Kong Island


Year 1968

Marc Lawrence   as   Albert Muller
Brad Harris as  Burt Dawson
Adriana Alben as Ursula
Esmeralda Barros as Eva, the Sacred Monkey  
Mark Farran as Robert
 
Director - Roberto Mauri
Screenwriter - Walter Brandi
Story - Roberto Mauri
  - Ralph Zucker

While trolling through the DVD bargain bin at Fry's Electronics, the words, "See! Women attacked by rampaging robot gorillas!!" leapt out at me. I never thought I'd come across any movie involving robot gorillas muchless the rampaging kind. But, I suppose that if you're already a robot gorilla, a rampage or two is probably in order. And ever since the King of Kong, women are always in danger of being carried off in order to give birth to Big Foots (Big Feet?) nine months later.

Then there're the judiciously placed exclamation points in the tag line. One mark wouldn't have been enough and anyone who's ever read Terry Pratchett knows that three in a row is too many. But, cleverly thinking outside the box, the advertisers managed to split up the bangs without being clichéd! (Notice how this revelation is worth it's own exclamation point.) In fact, this new subtle approach is mind numbing in it's own right.

Originally, this was supposed to be called King of Kong Island. I doubt if the producer thought of the title as a pun; he wanted a tie-in to King Kong. But, since the big ape's name was copyrighted, he had to change the title and it became Kong Island. Based on IMDb, it looks like it was also released as Eva-The Savage Venus and even King of Kong Island! A copyright must have expired in the 80s!! Heck, there's even a version called Eva the Wild Woman. Talk about not saying die. (How many exclamation points should I have used for that last sentence?) From what I can tell there's a second or two of skin in some versions of this dreck. Even if the stars performed the Dance of the Seven Veils without the veils, it wouldn't be worth sitting through this, though.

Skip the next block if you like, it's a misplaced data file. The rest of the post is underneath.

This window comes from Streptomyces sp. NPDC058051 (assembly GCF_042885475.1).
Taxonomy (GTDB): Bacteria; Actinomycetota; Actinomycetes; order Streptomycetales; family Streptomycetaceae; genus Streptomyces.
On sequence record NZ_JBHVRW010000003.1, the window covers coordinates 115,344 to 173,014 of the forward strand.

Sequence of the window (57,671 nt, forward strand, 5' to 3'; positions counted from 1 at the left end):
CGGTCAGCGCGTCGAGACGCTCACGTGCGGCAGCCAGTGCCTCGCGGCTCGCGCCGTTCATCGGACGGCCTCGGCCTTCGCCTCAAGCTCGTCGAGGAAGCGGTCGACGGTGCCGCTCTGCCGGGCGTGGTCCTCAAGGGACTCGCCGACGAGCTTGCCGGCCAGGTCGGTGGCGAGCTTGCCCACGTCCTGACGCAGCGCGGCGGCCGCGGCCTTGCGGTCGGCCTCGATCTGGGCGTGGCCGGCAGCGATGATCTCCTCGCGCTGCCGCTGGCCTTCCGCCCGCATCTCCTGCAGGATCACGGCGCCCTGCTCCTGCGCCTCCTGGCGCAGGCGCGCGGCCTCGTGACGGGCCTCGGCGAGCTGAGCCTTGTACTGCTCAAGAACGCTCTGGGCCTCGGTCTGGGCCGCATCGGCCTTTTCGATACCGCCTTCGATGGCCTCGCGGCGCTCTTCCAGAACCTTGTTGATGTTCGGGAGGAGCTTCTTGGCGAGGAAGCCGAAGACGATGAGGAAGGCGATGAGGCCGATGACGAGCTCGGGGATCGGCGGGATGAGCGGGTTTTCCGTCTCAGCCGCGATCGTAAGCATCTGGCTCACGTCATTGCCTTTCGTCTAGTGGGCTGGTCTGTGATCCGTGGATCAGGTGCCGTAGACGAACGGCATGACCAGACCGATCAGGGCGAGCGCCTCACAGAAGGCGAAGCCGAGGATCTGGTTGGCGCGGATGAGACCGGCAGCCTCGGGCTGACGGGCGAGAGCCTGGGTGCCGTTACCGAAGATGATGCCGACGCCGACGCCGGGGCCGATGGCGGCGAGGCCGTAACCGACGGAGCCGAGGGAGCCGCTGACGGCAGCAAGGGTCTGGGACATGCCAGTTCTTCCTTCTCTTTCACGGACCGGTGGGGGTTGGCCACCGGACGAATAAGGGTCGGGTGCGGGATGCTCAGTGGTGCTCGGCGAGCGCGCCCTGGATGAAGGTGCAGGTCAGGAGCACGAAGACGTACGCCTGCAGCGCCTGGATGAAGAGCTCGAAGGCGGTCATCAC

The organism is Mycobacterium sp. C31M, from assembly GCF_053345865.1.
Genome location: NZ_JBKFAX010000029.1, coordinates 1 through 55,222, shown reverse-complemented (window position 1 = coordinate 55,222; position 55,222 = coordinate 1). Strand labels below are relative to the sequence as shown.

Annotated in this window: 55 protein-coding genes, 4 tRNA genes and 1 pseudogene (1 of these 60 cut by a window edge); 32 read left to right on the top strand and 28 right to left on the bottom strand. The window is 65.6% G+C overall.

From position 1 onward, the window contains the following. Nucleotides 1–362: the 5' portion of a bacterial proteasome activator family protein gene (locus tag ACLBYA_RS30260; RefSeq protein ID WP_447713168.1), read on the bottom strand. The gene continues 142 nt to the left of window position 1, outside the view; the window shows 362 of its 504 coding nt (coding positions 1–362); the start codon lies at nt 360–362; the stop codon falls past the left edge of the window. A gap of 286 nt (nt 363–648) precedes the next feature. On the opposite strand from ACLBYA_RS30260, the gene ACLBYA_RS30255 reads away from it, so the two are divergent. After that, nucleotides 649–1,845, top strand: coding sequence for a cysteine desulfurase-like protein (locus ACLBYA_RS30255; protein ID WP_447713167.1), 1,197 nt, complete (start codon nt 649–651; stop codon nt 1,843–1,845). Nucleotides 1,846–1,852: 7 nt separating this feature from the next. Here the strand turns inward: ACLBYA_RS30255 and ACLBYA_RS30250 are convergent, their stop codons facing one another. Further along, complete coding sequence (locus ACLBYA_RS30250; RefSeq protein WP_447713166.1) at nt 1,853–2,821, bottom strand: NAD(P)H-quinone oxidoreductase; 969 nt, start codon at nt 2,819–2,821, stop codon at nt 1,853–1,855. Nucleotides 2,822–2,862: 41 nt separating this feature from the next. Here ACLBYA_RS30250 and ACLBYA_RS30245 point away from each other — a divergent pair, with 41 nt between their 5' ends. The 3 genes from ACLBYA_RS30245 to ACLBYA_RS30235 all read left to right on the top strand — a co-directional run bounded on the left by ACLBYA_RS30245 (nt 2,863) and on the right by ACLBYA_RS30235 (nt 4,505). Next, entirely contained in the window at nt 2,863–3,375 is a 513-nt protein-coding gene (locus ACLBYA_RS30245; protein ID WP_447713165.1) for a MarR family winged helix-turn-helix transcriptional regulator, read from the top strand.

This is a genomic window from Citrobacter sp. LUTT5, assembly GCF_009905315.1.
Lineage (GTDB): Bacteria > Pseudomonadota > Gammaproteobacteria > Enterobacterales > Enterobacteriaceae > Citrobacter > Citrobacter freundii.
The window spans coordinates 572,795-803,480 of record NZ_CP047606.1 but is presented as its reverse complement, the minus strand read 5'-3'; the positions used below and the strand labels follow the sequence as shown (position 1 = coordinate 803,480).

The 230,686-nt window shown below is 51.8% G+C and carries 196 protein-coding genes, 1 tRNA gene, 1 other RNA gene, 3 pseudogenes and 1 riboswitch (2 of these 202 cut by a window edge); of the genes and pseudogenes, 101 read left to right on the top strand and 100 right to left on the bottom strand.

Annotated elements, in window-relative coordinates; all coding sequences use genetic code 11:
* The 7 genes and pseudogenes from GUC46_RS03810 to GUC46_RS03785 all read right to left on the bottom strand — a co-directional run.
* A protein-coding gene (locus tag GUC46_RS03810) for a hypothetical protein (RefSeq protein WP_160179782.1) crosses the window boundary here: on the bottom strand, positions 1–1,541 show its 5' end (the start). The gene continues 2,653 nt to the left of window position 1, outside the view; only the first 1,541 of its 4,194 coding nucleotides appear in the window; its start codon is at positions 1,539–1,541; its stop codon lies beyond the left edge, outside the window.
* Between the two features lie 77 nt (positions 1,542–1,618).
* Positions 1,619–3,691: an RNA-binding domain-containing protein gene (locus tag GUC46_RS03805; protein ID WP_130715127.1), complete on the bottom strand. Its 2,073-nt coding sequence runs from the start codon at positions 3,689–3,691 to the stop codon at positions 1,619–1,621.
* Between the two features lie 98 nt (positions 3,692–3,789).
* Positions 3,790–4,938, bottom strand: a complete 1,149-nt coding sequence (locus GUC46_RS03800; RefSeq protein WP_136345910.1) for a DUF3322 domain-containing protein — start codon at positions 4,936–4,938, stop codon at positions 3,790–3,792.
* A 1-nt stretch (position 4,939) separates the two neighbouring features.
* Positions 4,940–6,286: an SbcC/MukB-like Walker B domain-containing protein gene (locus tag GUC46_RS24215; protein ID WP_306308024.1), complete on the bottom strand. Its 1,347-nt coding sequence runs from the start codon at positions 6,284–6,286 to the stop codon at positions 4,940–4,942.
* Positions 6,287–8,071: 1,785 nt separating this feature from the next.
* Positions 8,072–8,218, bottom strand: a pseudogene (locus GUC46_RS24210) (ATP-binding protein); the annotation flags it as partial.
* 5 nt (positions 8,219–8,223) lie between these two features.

Still, even without knowing the history of the movie, the exclamation points seduced me and I had to purchase this stinker. For five bucks, the DVD also included "The Galaxy Invader". How could I go wrong?

Well, there're lots of ways to go wrong.

The first scene let's you know what you're in for. In a very faded and smeared transfer, a jeep is carrying three men over rough terrain. There's a hand lettered sign on the jeep indicating something that might be "East African Mineral Company" or "Fasta Dream Mimer Alcommramm". In the context of the movie, one makes as much sense as the other.